Aces on Bridge — Daily Columns

The Aces on Bridge: Sunday, January 24th, 2016

How would you respond to a takeout double of one diamond, holding ♠ 10-3, 9-6-4, 10-9-7-6-3, ♣ Q-J-7? Is there anything to be said for responding one no-trump as opposed to bidding one heart – or should you bid your better three-card suit and respond two clubs?

Cleft Stick, Pasadena, Calif.

Do not bid one notrump – that shows 7-10 or so. The received wisdom here is to bid your cheapest three-card suit, so bid one heart – and hope it keeps fine for you!

My ladies in our social rubber bridge game have taken to bringing and using pre-prepared aids to remind themselves of the meaning of the conventional calls. I can’t say I like this – I think memory is part of the game. But if they do not share the answers from them with anyone else, is this legal?

Forget-me-not, Reno, Nev.

I cannot say that I am an expert on this aspect of the laws, but I believe that you are not allowed to bring any manual aids to the table. That includes writing anything down or reading other people’s written material, or even your own convention card. But you may look at your opponents’ convention card of course.

I was in second seat with ♠ K-10, A-Q-6-4-3-2, 10, ♣ A-Q-7-4. I opened one heart and heard the next hand overcall one spade. My partner made a negative double, and I was stuck. Should I rebid in hearts or clubs – and at what level?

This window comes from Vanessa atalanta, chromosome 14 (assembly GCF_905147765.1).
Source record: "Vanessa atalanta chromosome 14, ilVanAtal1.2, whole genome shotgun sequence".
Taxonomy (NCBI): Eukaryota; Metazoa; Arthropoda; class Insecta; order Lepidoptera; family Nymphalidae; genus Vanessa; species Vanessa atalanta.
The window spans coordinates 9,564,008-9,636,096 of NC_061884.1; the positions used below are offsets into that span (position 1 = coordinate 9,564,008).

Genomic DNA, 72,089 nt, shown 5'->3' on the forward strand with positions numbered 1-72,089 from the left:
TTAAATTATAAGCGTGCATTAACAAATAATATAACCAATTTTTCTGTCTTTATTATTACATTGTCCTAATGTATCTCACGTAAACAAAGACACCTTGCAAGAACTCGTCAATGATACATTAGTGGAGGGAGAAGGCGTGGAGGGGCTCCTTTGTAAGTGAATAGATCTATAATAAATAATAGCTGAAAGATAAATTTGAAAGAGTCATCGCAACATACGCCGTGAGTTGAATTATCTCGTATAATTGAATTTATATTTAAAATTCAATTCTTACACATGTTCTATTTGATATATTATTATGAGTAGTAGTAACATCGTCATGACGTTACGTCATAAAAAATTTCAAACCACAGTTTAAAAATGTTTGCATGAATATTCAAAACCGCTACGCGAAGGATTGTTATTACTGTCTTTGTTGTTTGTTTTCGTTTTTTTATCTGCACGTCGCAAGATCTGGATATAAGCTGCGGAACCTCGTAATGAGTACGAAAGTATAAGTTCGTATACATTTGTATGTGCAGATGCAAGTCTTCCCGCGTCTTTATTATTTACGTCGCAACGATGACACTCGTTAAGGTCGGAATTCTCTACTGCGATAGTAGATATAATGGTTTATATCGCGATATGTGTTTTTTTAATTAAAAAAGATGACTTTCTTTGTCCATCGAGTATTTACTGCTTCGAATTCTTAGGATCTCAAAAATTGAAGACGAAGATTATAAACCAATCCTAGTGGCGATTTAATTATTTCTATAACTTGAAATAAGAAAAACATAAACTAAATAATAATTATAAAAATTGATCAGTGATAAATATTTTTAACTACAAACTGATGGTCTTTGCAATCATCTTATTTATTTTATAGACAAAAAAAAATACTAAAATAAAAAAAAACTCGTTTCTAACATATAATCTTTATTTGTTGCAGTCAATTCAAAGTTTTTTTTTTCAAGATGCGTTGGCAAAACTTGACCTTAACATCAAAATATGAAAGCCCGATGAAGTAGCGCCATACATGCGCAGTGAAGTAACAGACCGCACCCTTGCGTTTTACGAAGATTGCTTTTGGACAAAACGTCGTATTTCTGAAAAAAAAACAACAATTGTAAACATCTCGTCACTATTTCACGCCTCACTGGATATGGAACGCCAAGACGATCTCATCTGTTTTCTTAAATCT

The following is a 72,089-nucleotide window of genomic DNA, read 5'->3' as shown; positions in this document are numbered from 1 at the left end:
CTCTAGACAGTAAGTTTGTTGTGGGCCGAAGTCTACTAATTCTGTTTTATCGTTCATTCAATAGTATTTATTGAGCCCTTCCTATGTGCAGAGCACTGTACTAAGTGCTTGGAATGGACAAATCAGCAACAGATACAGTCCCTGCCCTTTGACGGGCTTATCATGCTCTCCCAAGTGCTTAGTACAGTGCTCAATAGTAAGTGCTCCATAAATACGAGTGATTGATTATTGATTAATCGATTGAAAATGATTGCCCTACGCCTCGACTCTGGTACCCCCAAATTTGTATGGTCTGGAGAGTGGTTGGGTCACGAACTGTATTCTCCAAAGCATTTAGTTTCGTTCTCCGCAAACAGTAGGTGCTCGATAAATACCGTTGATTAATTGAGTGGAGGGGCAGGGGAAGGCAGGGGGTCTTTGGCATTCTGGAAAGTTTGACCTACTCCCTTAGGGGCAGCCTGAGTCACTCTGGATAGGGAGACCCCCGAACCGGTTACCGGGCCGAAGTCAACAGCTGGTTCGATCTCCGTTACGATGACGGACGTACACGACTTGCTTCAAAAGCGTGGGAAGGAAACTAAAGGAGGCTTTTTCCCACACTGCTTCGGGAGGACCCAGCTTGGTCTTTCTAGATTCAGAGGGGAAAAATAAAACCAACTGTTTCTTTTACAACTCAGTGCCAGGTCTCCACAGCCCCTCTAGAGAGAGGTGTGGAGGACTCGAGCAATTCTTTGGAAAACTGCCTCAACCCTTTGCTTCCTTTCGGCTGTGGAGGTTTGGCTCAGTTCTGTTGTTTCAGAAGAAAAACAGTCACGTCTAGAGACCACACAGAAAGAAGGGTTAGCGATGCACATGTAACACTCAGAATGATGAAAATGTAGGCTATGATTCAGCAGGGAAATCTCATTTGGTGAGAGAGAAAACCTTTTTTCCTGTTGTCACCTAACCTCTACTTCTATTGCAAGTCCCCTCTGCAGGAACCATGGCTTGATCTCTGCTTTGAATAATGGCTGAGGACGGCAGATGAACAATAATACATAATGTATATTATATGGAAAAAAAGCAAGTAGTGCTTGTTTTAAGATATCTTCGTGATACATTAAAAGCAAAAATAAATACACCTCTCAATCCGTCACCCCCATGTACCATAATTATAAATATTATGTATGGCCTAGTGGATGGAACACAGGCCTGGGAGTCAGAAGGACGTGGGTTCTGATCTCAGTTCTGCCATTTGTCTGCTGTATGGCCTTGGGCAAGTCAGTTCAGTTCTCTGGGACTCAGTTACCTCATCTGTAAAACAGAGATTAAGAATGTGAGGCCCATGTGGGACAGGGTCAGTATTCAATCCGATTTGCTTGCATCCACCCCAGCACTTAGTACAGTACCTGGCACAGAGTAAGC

Dry as a Bone, Marietta, Ga.

A jump to three clubs shows extras but is non-forcing, and must therefore be a reasonable choice, while a call of two clubs somewhat understates the hand’s assets. Meanwhile a rebid of two hearts would be pusillanimous, and a jump to three hearts might lose clubs altogether. I vote for the call of three clubs, hoping to get back to hearts facing any extra values opposite.

Do you have any suggestions for where to keep up to date with current bridge events? I find the ACBL website does not have that much in the way of gossip and current affairs.

Cleft Stick, Pasadena, Calif.

I can recommend two sites: the one you’re reading now, which includes the personal blogs of several experts, and Bridge Winners, which is an excellent resource for news and views.

Can you suggest what continuations are appropriate after asking for aces using regular Blackwood? In particular how should one ask for kings?

Fulbright Scholar, Kansas City, Mo.

The most sensible grand slam tries to make are to use a five no-trump continuation as asking for specific kings. New non-natural suits ask for third round control in that suit. There are more options after Roman Keycard Blackwood, but of course more options bring more complexity.